Department Research Projects
Research Projects Seeking Participants
The following projects are seeking participants (not research assistance from students):
There are no opportunities at this time, but please check back later.
Faculty Research Projects with Opportunities for Student Involvement
All sociology faculty have ongoing research projects, and, for some, the nature of their research provides opportunities for student involvement providing research assistance. Depending on their level of education and experience, students may be asked to help with the development of a literature review or survey or interview questions, collect and/or analyze data, etc. To learn about our faculty's areas of research, visit our faculty webpage, and see below for current projects which are potentially open to student involvement.
For undergraduate and graduate students (posted 2/13/23): Dr. James Beggan's recent research applies game theoretic ideas involving cooperation, competition, and limitations in rational choice to the analysis of social problems and phenomenon like sexual harassment and polyamory and other forms of consensual nonmonogamy. He uses concepts from behavioral economics to understand how people’s choices deviate from what would be predicted by prescriptive models that optimize personal benefit. His work applies an evolutionary lens to understanding these problems--what has been termed "evolutionary sociology"--in stark contrast to most of the dominant paradigms in sociology, which display what could be termed "biophobia," i.e., a reluctance to consider the role of biological factors in affecting social behavior. He is also interested in heroic behavior and the manner in which heroic behavior can result in unexpected negative consequences. Both undergraduate and graduate students interested in working on one his projects should contact Dr. Beggan.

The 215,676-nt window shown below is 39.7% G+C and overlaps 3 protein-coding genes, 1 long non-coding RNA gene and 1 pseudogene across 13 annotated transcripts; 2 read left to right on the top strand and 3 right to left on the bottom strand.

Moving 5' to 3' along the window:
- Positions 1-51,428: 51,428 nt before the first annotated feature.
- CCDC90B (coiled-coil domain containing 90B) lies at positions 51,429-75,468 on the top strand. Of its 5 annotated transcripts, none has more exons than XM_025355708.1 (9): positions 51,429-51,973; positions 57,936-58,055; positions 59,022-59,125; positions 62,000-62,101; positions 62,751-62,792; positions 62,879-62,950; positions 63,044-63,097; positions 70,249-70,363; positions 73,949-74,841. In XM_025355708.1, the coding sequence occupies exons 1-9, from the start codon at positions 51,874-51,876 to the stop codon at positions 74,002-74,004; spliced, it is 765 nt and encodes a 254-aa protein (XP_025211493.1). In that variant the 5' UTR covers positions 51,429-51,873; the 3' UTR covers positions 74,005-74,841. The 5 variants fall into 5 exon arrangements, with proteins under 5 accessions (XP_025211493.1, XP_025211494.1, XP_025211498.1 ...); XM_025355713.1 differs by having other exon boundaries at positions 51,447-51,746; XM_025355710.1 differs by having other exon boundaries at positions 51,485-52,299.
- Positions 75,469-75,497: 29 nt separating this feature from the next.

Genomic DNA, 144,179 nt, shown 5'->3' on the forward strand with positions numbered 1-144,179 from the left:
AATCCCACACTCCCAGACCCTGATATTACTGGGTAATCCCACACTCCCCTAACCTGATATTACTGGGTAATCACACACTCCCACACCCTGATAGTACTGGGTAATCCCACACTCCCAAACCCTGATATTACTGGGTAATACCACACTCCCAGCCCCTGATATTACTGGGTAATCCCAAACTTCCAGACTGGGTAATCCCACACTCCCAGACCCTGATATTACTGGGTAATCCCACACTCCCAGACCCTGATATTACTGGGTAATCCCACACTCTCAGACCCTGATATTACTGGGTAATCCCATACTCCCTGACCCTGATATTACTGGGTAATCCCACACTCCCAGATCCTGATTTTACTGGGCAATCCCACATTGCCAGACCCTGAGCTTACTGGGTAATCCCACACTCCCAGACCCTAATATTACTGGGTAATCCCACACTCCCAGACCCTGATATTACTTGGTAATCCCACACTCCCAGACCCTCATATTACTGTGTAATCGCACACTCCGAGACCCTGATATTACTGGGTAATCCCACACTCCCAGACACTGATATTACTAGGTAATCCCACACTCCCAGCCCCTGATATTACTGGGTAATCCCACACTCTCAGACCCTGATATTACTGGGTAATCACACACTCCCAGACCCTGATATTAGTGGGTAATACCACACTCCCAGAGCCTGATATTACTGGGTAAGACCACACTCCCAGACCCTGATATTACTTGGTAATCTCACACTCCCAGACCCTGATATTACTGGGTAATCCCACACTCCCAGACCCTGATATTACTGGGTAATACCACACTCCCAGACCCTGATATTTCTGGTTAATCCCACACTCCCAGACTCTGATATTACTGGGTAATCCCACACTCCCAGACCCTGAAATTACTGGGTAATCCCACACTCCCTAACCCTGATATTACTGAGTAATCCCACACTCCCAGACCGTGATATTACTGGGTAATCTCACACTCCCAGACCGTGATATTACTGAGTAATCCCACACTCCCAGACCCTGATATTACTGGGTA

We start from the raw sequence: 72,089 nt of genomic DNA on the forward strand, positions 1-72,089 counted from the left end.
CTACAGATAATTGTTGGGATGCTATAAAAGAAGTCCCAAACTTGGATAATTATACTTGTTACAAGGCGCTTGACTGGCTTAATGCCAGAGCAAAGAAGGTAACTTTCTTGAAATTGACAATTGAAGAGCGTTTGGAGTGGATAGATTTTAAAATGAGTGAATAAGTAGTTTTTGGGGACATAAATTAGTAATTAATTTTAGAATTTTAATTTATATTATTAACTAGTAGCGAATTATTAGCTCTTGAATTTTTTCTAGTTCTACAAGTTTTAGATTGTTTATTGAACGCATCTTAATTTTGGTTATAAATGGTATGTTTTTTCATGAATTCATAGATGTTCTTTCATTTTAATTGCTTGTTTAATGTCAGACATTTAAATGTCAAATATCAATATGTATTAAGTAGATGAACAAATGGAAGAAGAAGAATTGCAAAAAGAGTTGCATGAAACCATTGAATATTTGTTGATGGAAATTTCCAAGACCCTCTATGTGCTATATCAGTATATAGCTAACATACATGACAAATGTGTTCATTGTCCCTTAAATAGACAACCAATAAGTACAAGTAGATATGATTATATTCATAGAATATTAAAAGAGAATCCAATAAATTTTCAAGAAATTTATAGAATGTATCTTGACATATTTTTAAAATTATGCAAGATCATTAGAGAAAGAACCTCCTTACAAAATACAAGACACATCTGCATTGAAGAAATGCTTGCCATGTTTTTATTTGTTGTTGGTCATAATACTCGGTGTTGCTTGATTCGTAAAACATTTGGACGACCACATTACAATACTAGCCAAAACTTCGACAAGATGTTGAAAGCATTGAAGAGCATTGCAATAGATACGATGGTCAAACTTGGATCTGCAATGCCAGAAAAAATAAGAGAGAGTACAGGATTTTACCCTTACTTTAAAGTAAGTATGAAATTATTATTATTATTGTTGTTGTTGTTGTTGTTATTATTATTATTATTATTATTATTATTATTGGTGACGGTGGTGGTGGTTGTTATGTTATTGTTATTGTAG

For undergraduate and graduate students (posted 2/14/23): Dr. Melanie Gast is the Co-PI for a qualitative project (with a UofL College of Education & Human Development (CEHD) faculty member) examining the role of peer mentoring in supporting English Language Learner (ELL) and immigrant students and students of color in a local high school. They are continuing their data collection in 2022-23, when they will be observing peer academic mentoring sessions and interviewing bilingual peer mentors (in addition to teachers and “ELL” students). Throughout 2022-23 and 2023-24, they are seeking students to help with and to gain experience in research assistance with qualitative interviews, transcription, coding, and analysis. Any undergraduate or graduate student (particularly any bilingual students) interested in working on this project contact Dr. Gast.
For undergraduate and graduate students (posted 2/20/23): Dr. Gul Marshall's main line of research deals with social movements and sociology of gender. It highlights the significance of transnational feminist activism in influencing gender policies both at national and supranational levels. She has written a book titled Shaping Gender Policy in Turkey (SUNY Press) and published articles in this line of research. Currently, she is working on a project about the history of feminist movement in Turkey. Dr. Marshall has also conducted research on the role of trust in the forms of generalized trust and institutional trust in affecting the human intentions and actions. She has published collaborative articles on the effect of trust on volunteering, charitable giving, environmental protection, and peace building among groups. For more information, contact Dr. Gul Marshall.